Planning for Summer 2023

Though I claim to dislike Europe, my way-too-early current plan for next year is mostly Europe.

I’m scheduled to head back to Bermuda sometime January / February.

“Summer” starts March 2023 in Utah. Hiking. Cycling.


I might try to get to the Gymnastics Jr. World Championships in Antalya, Turkey March 26 – April 3rd.


May in Nepal? Why not! I’ve never been there in the Spring.


For years I’ve been trying to get to the Tuscany Trail, the world’s largest bikepacking event.

That starts June 1-2 out of Pisa, Italy. With my personal bicycle.


From Italy I’d want to make my way very north to Tromso, Norway.

Cycle south along Norway’s west coast to Denmark.

Ferry over to the Faroe Islands. And on to Iceland in August.

That was my plan from summer 2022 … that never happened when Scandinavian Airlines lost my bike.

Norway ➙ Denmark ➙ Faroe Islands ➙ Iceland

Will any of this happen?

I’d wager a 50% chance of any of those destinations actually coming to fruition. 😀

Old Yiddish proverb:

“Man Plans, and God Laughs.” 

Dumb Witness by Agatha Christie

Dumb Witness is Christie’s 1937 book.

It is the last book to feature the character of Hastings until the final Poirot novel, 1975’s Curtain: Poirot’s Last Case, which he also narrates. …

In the New York Times, this novel was not considered Mrs Christie’s best, but “she has produced a much-better-than-average thriller nevertheless”…

I’d agree.

It’s standard Christie. But not quite as neatly solved as most of her other books.

In this one, a wealthy spinster dies — before Poirot could get there.

Despite having no paying client, the Belgian sleuth suspects the death by natural causes is actually murder. And stays to solve the crime anyway.

Visiting Córdoba, Spain

There’s no beach.

But tourists still like to wander the narrow cobblestone streets of Córdoba, Andalusia.

Much Moorish and Roman architecture to admire. Córdoba has more World Heritage Sites than anywhere in the world, with four.

The centre of ancient Roman cities became the walled medina.

Interesting doorways and gates everywhere.

Of course there is no shortage of Catholic Churches.

And in this ideal climate, there are many parks. The Moors liked the smell of orange blossoms, so those trees are everywhere.

Tourists tend to spend most of their time in the old town. But I did end up walking some of the modern city, as well.

Me? I hung out mostly along the Guadalquivir river. There are many unsigned and unvisited historical buildings.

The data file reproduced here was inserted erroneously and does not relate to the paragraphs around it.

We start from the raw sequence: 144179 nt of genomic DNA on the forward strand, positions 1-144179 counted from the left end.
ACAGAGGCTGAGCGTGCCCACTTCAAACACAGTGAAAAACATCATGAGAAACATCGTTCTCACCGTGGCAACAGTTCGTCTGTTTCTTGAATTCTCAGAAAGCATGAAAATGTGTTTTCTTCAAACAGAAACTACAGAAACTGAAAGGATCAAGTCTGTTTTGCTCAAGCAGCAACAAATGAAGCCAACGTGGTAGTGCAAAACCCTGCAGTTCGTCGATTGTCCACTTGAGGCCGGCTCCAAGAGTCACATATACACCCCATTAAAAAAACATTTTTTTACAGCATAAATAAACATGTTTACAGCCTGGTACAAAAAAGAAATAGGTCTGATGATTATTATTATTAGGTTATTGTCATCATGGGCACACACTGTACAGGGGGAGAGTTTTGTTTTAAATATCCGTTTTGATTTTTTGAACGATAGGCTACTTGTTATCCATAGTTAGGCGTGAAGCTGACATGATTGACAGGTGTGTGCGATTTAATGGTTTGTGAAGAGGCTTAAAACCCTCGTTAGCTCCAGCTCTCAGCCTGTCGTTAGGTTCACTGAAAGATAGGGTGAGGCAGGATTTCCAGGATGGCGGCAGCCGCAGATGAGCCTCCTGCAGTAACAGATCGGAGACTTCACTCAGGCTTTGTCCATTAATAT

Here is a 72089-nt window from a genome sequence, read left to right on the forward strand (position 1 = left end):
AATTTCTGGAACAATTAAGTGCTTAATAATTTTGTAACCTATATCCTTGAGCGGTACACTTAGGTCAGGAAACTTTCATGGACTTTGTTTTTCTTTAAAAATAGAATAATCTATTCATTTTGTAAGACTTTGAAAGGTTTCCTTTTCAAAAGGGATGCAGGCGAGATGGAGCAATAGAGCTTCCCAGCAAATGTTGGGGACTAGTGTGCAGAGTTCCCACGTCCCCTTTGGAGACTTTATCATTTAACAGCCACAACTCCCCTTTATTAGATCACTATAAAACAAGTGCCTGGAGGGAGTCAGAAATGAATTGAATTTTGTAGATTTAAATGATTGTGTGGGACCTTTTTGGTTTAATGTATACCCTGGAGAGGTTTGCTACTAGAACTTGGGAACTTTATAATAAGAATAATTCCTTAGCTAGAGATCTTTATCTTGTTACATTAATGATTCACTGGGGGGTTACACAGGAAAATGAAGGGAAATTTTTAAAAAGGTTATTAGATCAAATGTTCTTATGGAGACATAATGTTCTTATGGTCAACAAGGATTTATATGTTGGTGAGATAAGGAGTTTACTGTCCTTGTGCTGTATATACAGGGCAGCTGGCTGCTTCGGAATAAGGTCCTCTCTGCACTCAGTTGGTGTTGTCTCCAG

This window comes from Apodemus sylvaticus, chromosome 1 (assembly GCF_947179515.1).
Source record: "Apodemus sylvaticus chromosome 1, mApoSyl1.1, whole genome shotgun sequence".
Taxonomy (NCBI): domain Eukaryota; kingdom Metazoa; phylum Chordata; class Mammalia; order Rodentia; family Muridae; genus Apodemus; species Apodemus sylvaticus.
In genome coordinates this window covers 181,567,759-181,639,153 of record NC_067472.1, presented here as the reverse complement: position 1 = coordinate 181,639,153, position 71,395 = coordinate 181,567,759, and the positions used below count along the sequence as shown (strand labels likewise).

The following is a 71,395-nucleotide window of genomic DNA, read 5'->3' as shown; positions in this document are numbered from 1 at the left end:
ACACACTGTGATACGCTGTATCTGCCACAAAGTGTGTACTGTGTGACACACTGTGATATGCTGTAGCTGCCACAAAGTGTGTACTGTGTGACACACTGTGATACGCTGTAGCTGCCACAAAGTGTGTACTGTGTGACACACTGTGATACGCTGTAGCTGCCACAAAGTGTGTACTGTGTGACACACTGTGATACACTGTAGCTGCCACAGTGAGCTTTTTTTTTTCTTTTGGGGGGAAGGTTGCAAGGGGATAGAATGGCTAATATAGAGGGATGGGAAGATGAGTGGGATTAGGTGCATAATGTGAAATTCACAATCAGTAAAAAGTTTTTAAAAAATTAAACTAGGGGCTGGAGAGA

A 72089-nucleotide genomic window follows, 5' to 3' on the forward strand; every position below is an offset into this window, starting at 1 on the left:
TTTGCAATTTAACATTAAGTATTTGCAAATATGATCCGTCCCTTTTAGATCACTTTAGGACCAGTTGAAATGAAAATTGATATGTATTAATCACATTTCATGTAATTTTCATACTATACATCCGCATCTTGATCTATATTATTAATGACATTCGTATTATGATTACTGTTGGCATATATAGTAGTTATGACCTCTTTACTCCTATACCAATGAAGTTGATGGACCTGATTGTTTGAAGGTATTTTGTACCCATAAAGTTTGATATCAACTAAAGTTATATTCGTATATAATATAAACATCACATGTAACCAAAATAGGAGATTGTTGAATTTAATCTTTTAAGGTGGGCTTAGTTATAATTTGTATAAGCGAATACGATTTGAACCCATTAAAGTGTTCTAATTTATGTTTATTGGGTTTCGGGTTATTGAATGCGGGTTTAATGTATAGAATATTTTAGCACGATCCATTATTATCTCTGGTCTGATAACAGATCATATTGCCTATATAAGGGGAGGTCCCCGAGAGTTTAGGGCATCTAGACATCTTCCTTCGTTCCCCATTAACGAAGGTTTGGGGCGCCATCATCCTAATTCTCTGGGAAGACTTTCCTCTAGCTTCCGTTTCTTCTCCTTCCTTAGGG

Best of all was the Roman Bridge at dusk.

I’ll remember Cordoba for the rest of my life.

Mosque–Cathedral of Córdoba, Spain

The main reason for a tourist to travel to Córdoba is to see the massive Mosque-Cathedral.

Locally, it’s called the Mezquita.

Under the Moors, Córdoba became the most important city in Europe, a centre of education and learning.

The feeling inside for me is mostly Islamic. Yet all around Christian elements were installed and built starting 1523 after the Moors were expelled.

It’s a nice balance. Did I mention it’s HUGE.

856 columns. And Christians had many more removed.

Click PLAY or watch it on YouTube.

Fox Creek by William Kent Krueger

Fox Creek is the 2022 book in the Cork O’Connor series set in Minnesota.

I’ve read them all — and now have to wait at least a year for the next to arrive.

My favourite character is Henry Meloux, the Ojibwe healer who is well over 100-years-old.

Each book, we fear might be his last.

Fox Creek follows Henry non-stop for the first half of the book — so is excellent.

The second half tries to wind-up the mystery. And is less good.

Too convoluted. Too many characters.


“It’s really Henry’s book, although he is not the one speaking,” Krueger said in a recent interview.

… The last contemporary novel in 2019 left Henry in a precarious situation. Both he and Stephen had envisioned his death. I had to think about what I would do with that.”

Krueger said this book needed to focus on Henry, but he had never told a story from Henry’s perspective. To do that, Krueger uses other characters to unfold the mystery and describe their connections to Henry. …

19 books into Cork series, and author says he’s still growing

meh 🤔 – Contemporary Art

I visited the Museu Coleção Berardo in Lisbon, one of the best collections of modern and contemporary art in the world.

As my brother said, anything that he could recreate given the materials, is NOT ART.

For example, Voice of Fire by Barnett Newman.

It’s 2 cans of paint, 2 rollers, canvas, and less than an hour.

Not art.

Here’s the instillation at the Berardo that appealed to me most.

It’s called Nespresso.

There are a couple of artists with potential, however.


Picasso was a great artist

Looking at some of his later work, you might guess Pablo Picasso was a over-rated bum. Drunk. Or mentally ill.